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The PSNet Collection: All Content

The AHRQ PSNet Collection comprises an extensive selection of resources relevant to the patient safety community. These resources come in a variety of formats, including literature, research, tools, and Web sites. Resources are identified using the National Library of Medicine’s Medline database, various news and content aggregators, and the expertise of the AHRQ PSNet editorial and technical teams.

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Displaying 1 - 20 of 99 Results
Moore T, Kline D, Palettas M, et al. J Nurs Care Qual. 2023;38:55-60.
Fall prevention is a safety priority in hospital settings. This study found that Smart Socks – socks containing pressure sensors that detect when a patient is trying to stand up – reduced fall rates among patients at risk of falls in one hospital’s neurological and neurosurgical department. Over a 13-month period, investigators observed a decreased fall rate (0 per 1000 patient days) among patients wearing Smart Socks compared to prior to intervention implementation (4 per 1000 patient days).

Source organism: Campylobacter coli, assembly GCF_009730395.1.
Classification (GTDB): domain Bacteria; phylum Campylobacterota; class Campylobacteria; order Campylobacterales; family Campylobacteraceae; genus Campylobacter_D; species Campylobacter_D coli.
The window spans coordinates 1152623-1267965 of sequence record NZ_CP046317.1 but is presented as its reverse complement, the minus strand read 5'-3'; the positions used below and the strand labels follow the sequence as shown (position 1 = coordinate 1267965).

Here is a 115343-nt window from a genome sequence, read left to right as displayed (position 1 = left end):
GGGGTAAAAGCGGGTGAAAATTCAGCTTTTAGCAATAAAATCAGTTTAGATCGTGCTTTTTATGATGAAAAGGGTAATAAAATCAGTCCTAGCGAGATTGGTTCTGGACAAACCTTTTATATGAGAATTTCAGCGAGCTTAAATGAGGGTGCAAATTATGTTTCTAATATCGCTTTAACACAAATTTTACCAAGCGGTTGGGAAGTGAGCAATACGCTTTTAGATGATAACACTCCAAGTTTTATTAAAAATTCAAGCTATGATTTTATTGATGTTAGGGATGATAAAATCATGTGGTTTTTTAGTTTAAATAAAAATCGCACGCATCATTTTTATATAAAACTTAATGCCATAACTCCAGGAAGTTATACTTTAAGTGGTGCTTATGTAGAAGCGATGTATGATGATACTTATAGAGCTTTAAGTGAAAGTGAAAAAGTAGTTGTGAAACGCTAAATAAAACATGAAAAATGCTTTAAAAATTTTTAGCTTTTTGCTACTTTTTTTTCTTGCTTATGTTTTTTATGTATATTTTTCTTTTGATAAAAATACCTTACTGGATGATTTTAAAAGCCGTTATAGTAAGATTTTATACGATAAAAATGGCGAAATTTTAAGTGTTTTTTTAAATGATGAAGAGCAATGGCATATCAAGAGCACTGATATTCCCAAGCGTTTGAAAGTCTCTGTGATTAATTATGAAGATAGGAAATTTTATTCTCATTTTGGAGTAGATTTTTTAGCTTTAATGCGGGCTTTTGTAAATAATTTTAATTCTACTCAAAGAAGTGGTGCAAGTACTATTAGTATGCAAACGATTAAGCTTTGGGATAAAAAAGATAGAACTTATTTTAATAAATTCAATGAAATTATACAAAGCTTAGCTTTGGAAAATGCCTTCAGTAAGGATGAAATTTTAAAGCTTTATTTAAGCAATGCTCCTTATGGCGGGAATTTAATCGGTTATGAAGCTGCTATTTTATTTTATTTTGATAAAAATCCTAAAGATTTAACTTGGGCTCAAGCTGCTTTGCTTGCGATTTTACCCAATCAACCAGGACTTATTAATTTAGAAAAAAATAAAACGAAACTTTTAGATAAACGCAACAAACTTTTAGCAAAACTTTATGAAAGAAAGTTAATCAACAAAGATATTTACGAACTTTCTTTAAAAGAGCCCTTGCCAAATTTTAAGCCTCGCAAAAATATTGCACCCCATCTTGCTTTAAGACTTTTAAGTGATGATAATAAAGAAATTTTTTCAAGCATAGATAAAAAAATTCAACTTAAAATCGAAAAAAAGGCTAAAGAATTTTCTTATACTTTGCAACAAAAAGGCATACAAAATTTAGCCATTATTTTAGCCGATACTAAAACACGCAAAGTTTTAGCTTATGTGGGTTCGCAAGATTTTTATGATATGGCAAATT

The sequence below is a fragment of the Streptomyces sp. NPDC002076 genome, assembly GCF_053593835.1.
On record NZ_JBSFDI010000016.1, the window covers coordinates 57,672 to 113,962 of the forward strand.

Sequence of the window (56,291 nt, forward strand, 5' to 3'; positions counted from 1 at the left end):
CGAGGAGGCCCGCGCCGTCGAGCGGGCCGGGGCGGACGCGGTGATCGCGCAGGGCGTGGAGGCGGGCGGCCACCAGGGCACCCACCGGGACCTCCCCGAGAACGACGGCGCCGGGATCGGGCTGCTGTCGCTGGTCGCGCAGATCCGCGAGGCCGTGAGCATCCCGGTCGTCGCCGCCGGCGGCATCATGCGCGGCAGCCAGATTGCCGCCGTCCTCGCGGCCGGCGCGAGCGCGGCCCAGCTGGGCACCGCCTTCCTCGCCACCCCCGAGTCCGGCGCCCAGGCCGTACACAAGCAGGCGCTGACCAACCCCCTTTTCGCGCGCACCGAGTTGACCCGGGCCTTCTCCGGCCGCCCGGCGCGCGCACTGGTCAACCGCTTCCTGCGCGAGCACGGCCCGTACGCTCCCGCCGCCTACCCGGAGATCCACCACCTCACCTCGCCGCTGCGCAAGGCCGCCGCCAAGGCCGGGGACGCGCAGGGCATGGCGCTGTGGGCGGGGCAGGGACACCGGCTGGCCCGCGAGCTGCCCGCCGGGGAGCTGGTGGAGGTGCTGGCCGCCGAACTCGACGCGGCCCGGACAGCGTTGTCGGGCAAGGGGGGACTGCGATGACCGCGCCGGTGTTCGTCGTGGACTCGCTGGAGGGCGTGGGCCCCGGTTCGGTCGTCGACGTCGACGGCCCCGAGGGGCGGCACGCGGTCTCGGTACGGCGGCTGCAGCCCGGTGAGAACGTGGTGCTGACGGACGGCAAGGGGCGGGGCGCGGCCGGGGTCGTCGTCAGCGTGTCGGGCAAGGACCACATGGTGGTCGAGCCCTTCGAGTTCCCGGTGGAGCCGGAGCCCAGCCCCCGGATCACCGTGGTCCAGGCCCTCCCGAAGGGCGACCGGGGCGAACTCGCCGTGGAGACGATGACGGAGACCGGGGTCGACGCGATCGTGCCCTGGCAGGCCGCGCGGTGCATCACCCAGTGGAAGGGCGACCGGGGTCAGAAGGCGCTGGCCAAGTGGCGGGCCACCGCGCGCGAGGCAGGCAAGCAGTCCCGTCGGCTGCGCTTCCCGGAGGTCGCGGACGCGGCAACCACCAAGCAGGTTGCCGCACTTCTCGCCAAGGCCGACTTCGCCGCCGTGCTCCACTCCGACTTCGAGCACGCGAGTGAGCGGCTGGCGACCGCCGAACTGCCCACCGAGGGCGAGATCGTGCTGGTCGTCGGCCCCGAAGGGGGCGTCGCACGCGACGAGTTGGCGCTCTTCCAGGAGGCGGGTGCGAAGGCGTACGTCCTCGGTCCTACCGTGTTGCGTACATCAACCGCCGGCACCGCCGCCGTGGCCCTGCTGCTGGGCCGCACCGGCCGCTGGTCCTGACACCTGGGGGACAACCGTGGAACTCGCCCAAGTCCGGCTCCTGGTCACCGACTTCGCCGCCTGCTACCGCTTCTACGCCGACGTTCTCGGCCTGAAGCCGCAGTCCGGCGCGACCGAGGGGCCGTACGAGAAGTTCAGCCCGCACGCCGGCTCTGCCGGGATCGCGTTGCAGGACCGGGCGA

Ivanovic V, Assadsangabi R, Hacein-Bey L, et al. Clin Radiol. 2022;77:607-612.
Radiological interpretation errors can result in unnecessary additional tests, wrong treatment and delayed diagnosis. This study explored the correlation between neuroradiologists’ diagnostic errors and attendance at institutional tumor boards. Results show that higher attendance at tumor boards was strongly correlated with lower diagnostic error rates. The researchers recommend increased and continuous attendance at tumor boards for all neuroradiologists.

Lockhart B, Mascie-Taylor H. Crown Copyright: London, England; June 2022.  ISBN 9781912313631.

Misdiagnosis of neurological conditions, such as stroke, can lead to delays in treatment and patient morbidity and mortality. This report outlines findings from an inquiry into one misdiagnosis attributed to one neurologist in Ireland and discusses the leadership, system, process, and communication failures which permitted misdiagnoses to go unchecked.